International Bamboo and Rattan Organization

International Bamboo and Rattan Organization

Understanding bamboo’s climate change potential


Understanding bamboo’s climate change potential

A new INBAR report analyses the carbon emissions saved by substituting emissions-intensive materials for bamboo

This World Environment Day, INBAR has released a new report on bamboo’s carbon storage potential. In particular, the report shows how bamboo products can ‘save’ carbon by replacing cement, plastics and other more emissions-intensive materials. As per the theme of World Environment Day 2018 (“Beat plastic pollution”), this report shows how bamboo can produce more sustainable, low-carbon goods.

The report, published on INBAR’s website, analyses bamboo’s effectiveness as a means to store carbon, compared to other types of tree. As well as assessing the carbon sequestration rate of some living bamboo species, the report also looks at the carbon stored in products made with bamboo, as well as charcoal.

Because of their fast growth rates, giant woody bamboos “are already considered effective CO2 absorbers.” As the report shows, living bamboo stores a similar amount of carbon to tree plantations: from around 100 to 400 tonnes of carbon per hectare. (Tree plantations store between 90 to 420 tonnes.)

Fast-growing Moso bamboo – one of the two species covered in the new INBAR report – covers some 6 million hectares in China.

Bamboo’s impressive carbon storage rate, as a plant and product, is already known, and has been covered in previous INBAR publications. What is new, however, is an analysis of the carbon which is saved by substituting more emissions-intensive products for bamboo. When this is taken into account, “the carbon emissions reduction potential of a managed giant bamboo species forest… can be significantly higher than for a Chinese fir growing under the same conditions.” When you combine bamboo’s potential displacement factor with bamboo’s carbon storage rate, bamboo can sequester enormous sums – from 200 to almost 400 tonnes of carbon per hectare.

Although carbon emissions reduction through product displacement – by replacing carbon-intensive materials with low carbon alternatives – is currently not considered in mechanisms approved under the Paris Agreement for climate change, this aspect “is particularly relevant where bamboo products are used, and may be included in future greenhouse gas reduction protocols.”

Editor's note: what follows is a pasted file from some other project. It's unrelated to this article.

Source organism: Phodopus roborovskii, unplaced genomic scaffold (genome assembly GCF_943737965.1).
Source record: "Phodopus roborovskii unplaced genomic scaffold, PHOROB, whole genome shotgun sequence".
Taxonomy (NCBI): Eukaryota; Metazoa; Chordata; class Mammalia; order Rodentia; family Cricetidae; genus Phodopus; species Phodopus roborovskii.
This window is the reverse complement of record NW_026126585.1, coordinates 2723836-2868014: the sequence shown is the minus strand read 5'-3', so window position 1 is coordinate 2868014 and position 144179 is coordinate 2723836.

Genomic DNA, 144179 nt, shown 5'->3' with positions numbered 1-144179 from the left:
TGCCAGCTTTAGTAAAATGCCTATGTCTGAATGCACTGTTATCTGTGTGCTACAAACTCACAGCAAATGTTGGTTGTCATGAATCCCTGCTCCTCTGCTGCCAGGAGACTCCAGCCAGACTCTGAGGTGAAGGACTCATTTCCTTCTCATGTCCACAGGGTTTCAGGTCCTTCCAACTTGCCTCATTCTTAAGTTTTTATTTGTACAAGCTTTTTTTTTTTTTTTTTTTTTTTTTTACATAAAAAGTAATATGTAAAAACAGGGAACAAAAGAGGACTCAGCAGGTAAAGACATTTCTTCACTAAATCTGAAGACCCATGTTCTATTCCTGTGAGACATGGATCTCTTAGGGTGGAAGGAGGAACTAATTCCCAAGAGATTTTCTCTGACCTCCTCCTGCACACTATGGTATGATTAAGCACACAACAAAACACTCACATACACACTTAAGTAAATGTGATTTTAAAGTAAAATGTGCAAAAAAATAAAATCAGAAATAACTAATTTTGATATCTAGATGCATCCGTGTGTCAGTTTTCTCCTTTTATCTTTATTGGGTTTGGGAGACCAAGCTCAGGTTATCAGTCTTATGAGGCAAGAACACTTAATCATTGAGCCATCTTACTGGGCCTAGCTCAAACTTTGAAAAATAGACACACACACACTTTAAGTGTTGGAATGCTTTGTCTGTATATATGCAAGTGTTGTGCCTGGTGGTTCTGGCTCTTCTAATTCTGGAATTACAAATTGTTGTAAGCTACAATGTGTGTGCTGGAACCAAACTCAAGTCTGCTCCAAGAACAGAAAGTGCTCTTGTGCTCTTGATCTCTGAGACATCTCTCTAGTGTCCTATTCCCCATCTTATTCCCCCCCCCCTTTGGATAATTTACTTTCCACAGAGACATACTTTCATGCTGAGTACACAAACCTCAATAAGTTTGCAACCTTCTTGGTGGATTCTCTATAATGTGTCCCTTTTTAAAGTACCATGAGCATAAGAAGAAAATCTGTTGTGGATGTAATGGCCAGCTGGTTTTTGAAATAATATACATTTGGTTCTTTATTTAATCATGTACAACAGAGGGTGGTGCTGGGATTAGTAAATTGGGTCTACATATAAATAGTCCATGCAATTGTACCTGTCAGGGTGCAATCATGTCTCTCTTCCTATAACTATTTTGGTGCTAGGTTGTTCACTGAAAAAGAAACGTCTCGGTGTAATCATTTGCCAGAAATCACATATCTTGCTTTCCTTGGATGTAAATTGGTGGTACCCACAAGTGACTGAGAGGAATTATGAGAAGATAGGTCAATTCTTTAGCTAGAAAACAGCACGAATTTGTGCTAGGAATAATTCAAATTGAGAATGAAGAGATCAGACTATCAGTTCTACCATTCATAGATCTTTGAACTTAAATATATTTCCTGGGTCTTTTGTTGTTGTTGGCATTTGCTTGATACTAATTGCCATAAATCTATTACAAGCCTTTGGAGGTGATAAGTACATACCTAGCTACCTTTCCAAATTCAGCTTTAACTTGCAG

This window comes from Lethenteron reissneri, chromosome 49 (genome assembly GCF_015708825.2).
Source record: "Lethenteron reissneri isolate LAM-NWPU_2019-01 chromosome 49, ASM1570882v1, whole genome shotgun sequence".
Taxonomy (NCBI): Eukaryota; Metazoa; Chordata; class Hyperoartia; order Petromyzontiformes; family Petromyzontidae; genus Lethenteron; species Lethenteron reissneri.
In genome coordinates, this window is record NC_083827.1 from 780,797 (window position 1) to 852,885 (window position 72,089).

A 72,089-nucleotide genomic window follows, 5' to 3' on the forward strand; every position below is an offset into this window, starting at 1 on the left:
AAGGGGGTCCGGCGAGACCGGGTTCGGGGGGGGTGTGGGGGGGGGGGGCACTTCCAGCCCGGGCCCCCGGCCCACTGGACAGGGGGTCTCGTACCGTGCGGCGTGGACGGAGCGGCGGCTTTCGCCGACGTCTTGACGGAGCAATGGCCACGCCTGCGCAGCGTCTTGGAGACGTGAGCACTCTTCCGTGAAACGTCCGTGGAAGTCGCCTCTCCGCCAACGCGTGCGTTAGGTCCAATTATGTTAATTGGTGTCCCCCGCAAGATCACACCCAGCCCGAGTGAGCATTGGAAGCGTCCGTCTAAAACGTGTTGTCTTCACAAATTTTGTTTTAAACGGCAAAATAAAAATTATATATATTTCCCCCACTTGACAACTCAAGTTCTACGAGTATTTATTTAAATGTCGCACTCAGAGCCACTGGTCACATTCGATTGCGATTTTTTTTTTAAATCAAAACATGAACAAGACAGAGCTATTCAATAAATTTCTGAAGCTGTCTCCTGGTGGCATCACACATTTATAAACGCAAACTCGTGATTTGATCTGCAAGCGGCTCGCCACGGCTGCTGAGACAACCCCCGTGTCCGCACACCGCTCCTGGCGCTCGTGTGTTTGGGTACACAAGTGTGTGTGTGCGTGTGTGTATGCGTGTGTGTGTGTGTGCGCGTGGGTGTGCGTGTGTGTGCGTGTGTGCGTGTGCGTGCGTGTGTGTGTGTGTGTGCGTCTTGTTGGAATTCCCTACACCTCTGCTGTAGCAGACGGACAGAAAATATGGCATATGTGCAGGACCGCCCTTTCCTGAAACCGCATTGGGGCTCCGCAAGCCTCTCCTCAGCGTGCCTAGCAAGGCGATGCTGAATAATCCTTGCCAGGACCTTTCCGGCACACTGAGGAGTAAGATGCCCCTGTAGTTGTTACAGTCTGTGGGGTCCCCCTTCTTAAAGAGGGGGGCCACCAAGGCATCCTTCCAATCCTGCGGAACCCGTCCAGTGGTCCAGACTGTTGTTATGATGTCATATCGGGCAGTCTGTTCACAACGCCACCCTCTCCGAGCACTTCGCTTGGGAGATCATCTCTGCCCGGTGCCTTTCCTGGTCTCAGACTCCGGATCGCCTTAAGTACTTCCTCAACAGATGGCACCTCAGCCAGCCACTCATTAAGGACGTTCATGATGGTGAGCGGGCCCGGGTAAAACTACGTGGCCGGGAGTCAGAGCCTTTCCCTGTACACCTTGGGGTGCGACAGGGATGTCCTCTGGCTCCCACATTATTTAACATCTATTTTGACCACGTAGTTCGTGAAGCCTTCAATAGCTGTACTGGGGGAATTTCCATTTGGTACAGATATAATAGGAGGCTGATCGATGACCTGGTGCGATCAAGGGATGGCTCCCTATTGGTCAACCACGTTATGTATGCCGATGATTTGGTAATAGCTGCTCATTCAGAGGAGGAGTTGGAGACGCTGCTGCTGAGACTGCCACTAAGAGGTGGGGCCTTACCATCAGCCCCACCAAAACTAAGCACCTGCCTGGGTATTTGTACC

Bamboo can be used for a number of durable products, including furniture, flooring, housing and pipes, and can replace emissions-intensive materials including timber, plastics, cement and metals. Interestingly, bamboo could also substitute high-carbon intensity energy, such as fossil fuel-based energy sources. For example, the report estimates that substituting electricity from the Chinese grid with electricity from bamboo gasification would reduce CO2 emissions by almost 7 tonnes of CO2 per year. Over 30 years, the CO2 emissions reduction would be 55 tonnes of carbon per hectare.

Bamboo can be a durable alternative to many traditional materials. Credit: MOSO Bamboo Products by AWood.

More research is needed. For one thing, there are over 1600 known species of bamboo in the world, but existing literature on their properties and usefulness is surprisingly sparse. This report looked at two giant bamboo species which are most popular for use as engineered bamboo products: ‘Moso’ bamboo, which grows mainly in China, and ‘Guadua’ bamboo, native to countries in Latin America. The application potential of both these species is huge, as can be seen from looking at the bamboo flooring in Bordeaux train station, France, or the fifteen thousand solid bamboo blocks which make up the interior of Wuxi Grand Theatre in China.

This report provides a welcome discussion point for the Global Bamboo and Rattan Congress (BARC 2018), starting on 25 June in Beijing. Climate change is a key focus of the Congress, which will include speeches and video messages from Patricia Espinosa, Executive Secretary of the UN Framework Convention on Climate Change; Xie Zhenhua, China’s lead Climate Change Negotiator; and Pablo van der Lugt, a TED speaker and expert on bamboo’s role in climate change mitigation. Aside from a plenary session devoted to bamboo and climate change, a number of BARC’s 50+ side sessions will discuss bamboo and rattan’s innovative, low-carbon applications, and how bamboo has supported climate-smart strategies in farming and job creation.

The report can be cited as: Van der Lugt P., ThangLong T., King C. 2018. Carbon sequestration and carbon emissions reduction through bamboo forests and products. INBAR Working Paper. INBAR: Beijing, China.

For more information about the Global Bamboo and Rattan Congress, click here.